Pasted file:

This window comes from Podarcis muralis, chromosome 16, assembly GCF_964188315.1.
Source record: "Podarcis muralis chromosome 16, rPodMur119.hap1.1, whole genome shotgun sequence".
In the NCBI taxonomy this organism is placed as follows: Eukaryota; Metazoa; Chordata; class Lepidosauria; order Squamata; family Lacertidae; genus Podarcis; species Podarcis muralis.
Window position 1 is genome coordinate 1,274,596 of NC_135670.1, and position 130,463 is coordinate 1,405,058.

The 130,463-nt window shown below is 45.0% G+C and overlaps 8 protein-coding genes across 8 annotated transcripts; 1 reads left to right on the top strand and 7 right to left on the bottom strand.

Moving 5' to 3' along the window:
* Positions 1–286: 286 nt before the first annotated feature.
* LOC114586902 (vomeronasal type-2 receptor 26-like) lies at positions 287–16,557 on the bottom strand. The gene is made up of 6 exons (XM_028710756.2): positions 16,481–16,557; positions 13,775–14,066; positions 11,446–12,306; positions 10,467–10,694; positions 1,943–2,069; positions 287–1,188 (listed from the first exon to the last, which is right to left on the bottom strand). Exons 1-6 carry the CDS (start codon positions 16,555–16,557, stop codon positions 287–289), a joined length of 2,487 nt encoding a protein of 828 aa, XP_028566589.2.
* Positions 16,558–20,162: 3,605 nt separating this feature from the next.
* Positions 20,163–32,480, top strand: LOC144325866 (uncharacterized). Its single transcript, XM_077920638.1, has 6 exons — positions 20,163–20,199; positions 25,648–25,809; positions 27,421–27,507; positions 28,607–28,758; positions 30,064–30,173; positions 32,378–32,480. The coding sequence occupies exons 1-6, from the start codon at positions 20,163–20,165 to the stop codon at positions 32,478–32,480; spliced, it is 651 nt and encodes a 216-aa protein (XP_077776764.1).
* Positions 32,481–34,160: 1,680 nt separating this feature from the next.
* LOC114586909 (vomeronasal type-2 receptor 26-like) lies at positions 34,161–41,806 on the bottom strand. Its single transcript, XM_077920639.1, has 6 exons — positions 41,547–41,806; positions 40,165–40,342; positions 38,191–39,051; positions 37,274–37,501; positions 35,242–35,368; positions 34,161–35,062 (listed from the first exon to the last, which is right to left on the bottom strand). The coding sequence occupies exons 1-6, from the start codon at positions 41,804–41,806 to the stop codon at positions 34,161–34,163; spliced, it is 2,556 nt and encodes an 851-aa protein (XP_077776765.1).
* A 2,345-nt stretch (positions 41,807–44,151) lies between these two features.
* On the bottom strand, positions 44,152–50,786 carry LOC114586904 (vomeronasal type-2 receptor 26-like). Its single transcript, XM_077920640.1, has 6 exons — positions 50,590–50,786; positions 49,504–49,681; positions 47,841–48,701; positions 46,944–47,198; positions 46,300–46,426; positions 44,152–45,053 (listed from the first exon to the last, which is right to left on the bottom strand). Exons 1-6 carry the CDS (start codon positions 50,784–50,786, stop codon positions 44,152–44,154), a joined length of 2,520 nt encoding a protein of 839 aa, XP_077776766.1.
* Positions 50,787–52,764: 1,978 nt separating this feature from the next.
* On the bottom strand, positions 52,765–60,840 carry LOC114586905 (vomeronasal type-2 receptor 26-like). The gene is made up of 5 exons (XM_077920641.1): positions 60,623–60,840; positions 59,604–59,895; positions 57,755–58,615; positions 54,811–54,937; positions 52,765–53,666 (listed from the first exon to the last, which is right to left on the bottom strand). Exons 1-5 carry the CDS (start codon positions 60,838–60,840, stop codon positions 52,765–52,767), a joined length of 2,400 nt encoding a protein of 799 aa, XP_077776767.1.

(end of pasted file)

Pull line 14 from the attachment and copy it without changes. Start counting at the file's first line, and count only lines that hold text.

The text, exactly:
* On the bottom strand, positions 44,152–50,786 carry LOC114586904 (vomeronasal type-2 receptor 26-like). Its single transcript, XM_077920640.1, has 6 exons — positions 50,590–50,786; positions 49,504–49,681; positions 47,841–48,701; positions 46,944–47,198; positions 46,300–46,426; positions 44,152–45,053 (listed from the first exon to the last, which is right to left on the bottom strand). Exons 1-6 carry the CDS (start codon positions 50,784–50,786, stop codon positions 44,152–44,154), a joined length of 2,520 nt encoding a protein of 839 aa, XP_077776766.1.